Perhaps the most obvious use of broadening is related to brand names. Over the years, we've grown accustomed to using a specific brand name to refer to a general idea or item. Can you find all the brand names here?

When Julie finished her shift at the mall, she had a massive headache and really needed an aspirin. As she got on the escalator, she remembered she had some in her backpack. She checked all the pockets--even the ones shut with Velcro--but the only things she could find were some Kleenex, ChapStick and Band-Aids.

Easy, right? The brand names are capitalized: Velcro (registered name for "hook-and-loop fastener"), Kleenex (registered name for "facial tissue" or "handkerchief"), Band-Aid (registered name for "adhesive bandage") and ChapStick (registered name for "lip balm." Note the capitalized "s" in the middle).

That looks weird, doesn't it? Especially "ChapStick"! I'm so accustomed to using it as a generic name that seeing it capitalized is a bit unnerving. But have a glimpse at the official website and, yup, it's a registered trademark.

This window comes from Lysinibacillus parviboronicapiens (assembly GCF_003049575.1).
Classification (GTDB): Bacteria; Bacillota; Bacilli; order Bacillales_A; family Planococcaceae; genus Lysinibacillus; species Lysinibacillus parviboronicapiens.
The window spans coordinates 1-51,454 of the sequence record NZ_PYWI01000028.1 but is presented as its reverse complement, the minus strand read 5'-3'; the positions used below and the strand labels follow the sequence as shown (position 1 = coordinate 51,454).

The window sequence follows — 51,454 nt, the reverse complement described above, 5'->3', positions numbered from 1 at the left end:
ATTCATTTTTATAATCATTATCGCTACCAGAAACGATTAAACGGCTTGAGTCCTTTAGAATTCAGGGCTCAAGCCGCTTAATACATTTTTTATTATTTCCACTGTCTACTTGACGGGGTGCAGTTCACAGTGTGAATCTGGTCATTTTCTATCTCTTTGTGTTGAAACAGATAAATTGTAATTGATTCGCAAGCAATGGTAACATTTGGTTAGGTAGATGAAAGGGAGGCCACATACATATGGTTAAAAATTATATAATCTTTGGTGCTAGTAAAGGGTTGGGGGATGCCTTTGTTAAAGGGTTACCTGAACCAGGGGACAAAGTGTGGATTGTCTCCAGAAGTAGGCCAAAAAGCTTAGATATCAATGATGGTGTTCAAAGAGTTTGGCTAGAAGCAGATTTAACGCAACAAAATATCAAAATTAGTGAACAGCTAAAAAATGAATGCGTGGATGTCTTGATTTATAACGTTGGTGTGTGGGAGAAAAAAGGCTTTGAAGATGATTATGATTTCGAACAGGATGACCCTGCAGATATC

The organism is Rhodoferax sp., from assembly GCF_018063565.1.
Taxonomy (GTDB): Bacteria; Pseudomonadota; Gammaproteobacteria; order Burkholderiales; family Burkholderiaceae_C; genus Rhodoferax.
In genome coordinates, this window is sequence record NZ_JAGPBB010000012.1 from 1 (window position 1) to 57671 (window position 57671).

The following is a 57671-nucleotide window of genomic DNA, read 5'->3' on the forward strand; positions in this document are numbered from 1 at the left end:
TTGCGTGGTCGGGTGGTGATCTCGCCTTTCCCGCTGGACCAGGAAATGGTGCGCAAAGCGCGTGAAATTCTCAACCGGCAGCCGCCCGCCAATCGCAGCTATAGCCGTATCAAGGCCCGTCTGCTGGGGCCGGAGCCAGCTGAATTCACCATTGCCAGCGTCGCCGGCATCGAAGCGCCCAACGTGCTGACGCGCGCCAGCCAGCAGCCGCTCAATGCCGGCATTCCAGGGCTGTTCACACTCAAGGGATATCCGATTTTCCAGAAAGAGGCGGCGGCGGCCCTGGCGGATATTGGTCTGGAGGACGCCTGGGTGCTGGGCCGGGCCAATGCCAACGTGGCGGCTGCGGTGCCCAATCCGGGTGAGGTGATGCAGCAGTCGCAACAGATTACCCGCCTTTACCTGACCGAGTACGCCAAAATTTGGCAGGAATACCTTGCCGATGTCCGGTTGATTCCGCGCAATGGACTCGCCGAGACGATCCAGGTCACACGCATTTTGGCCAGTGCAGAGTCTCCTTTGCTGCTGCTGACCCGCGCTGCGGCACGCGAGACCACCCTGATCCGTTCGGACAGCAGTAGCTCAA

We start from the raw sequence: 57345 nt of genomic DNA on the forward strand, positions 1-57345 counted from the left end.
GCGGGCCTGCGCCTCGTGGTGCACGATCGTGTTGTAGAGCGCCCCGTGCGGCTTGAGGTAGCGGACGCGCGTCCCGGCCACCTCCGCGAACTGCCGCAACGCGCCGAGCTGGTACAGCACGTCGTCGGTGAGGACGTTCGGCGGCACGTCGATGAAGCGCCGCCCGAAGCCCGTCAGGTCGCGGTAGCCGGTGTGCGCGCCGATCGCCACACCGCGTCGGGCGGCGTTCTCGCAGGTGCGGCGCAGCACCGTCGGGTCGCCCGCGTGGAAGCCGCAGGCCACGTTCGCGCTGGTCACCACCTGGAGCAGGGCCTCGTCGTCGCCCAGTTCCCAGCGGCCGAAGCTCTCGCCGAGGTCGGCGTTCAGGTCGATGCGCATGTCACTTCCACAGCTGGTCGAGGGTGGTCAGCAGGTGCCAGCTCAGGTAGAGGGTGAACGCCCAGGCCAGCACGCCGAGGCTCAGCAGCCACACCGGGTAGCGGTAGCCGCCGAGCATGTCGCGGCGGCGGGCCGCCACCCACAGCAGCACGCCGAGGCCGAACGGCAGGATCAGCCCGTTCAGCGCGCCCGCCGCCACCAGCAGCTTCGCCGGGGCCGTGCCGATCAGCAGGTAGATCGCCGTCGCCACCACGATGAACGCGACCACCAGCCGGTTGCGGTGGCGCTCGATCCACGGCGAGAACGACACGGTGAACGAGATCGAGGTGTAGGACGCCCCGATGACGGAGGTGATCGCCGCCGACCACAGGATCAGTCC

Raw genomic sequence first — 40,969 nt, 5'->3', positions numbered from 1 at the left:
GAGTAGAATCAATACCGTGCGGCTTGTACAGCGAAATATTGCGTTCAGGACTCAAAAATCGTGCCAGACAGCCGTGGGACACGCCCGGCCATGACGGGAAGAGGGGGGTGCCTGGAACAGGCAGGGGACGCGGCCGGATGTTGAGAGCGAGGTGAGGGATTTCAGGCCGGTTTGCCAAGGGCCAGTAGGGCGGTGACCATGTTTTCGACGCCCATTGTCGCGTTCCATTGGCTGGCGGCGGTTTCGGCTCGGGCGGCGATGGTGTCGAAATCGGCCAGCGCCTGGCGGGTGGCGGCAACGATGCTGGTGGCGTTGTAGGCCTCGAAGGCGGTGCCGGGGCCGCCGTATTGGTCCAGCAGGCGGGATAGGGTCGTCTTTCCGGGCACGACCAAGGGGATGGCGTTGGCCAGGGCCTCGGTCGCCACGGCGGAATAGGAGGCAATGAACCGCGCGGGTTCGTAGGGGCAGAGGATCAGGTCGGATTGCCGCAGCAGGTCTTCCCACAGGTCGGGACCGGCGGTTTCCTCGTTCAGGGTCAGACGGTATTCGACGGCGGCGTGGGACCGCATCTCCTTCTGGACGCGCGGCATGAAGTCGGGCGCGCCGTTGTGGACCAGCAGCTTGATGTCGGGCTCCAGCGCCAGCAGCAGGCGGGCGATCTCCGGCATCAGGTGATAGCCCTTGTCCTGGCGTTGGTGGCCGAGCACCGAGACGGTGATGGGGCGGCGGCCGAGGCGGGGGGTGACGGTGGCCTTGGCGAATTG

However, there are two more trademarked names in that segment: aspirin and escalator. But why aren't they capitalized?

Well, it turns out that these words lost their trademark status.

Let's begin with the easy one:

The word "escalator" was trademarked by Otis Elevator Co. in 1900, but in the 1950 case Haughton Elevator Co. v. Seeberger, the company lost its trademark rights because the court declared it had allowed the word to become generic, meaning nothing more than "a moving staircase." Thus, the company lost its trademark and "escalator" officially became part of the public domain.

The word "aspirin" was trademarked by the well-known German pharmaceutical Bayer in the year 1899. However, at the end of World War One, many of the company's assets and trademarks were confiscated and other companies jumped at the opportunity to use the highly acclaimed name. Bayer, however, still holds trademark in over eighty countries, including Germany, Canada and Mexico.

By the way, did you know that Bayer had also trademarked "heroin"? The name of the drug is actually diacetylmorphine. However, Bayer created its brand name Heroin from the Greek word "hero" in order to associate "heroic" traits to the medicine. As you might have guessed, the company also eventually lost trademark rights over this word.